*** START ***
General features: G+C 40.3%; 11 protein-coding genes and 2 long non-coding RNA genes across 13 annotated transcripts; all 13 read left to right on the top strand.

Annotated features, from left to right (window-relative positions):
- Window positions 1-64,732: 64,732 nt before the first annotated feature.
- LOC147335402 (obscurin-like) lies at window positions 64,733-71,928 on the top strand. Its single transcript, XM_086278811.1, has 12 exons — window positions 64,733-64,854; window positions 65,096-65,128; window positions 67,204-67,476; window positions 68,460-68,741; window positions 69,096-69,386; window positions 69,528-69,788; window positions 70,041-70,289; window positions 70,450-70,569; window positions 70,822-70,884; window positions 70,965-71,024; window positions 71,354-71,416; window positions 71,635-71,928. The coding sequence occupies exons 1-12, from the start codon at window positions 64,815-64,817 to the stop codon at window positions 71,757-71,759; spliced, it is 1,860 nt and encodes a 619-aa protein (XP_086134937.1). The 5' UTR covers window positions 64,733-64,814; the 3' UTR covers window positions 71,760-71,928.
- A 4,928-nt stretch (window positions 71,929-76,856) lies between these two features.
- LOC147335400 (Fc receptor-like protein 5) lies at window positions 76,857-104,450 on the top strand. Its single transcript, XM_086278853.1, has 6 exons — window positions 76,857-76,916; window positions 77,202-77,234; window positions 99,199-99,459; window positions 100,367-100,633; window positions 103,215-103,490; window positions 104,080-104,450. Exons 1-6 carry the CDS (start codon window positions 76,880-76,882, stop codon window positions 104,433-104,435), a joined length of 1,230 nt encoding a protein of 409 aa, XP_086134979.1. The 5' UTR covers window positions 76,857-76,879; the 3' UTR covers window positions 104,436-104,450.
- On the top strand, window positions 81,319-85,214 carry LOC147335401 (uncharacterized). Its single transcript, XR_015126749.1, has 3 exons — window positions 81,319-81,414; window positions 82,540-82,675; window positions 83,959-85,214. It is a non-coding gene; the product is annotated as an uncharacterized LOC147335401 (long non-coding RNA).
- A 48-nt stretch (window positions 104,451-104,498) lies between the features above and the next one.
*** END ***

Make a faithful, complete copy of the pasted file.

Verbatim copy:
General features: G+C 40.3%; 11 protein-coding genes and 2 long non-coding RNA genes across 13 annotated transcripts; all 13 read left to right on the top strand.

Annotated features, from left to right (window-relative positions):
- Window positions 1-64,732: 64,732 nt before the first annotated feature.
- LOC147335402 (obscurin-like) lies at window positions 64,733-71,928 on the top strand. Its single transcript, XM_086278811.1, has 12 exons — window positions 64,733-64,854; window positions 65,096-65,128; window positions 67,204-67,476; window positions 68,460-68,741; window positions 69,096-69,386; window positions 69,528-69,788; window positions 70,041-70,289; window positions 70,450-70,569; window positions 70,822-70,884; window positions 70,965-71,024; window positions 71,354-71,416; window positions 71,635-71,928. The coding sequence occupies exons 1-12, from the start codon at window positions 64,815-64,817 to the stop codon at window positions 71,757-71,759; spliced, it is 1,860 nt and encodes a 619-aa protein (XP_086134937.1). The 5' UTR covers window positions 64,733-64,814; the 3' UTR covers window positions 71,760-71,928.
- A 4,928-nt stretch (window positions 71,929-76,856) lies between these two features.
- LOC147335400 (Fc receptor-like protein 5) lies at window positions 76,857-104,450 on the top strand. Its single transcript, XM_086278853.1, has 6 exons — window positions 76,857-76,916; window positions 77,202-77,234; window positions 99,199-99,459; window positions 100,367-100,633; window positions 103,215-103,490; window positions 104,080-104,450. Exons 1-6 carry the CDS (start codon window positions 76,880-76,882, stop codon window positions 104,433-104,435), a joined length of 1,230 nt encoding a protein of 409 aa, XP_086134979.1. The 5' UTR covers window positions 76,857-76,879; the 3' UTR covers window positions 104,436-104,450.
- On the top strand, window positions 81,319-85,214 carry LOC147335401 (uncharacterized). Its single transcript, XR_015126749.1, has 3 exons — window positions 81,319-81,414; window positions 82,540-82,675; window positions 83,959-85,214. It is a non-coding gene; the product is annotated as an uncharacterized LOC147335401 (long non-coding RNA).
- A 48-nt stretch (window positions 104,451-104,498) lies between the features above and the next one.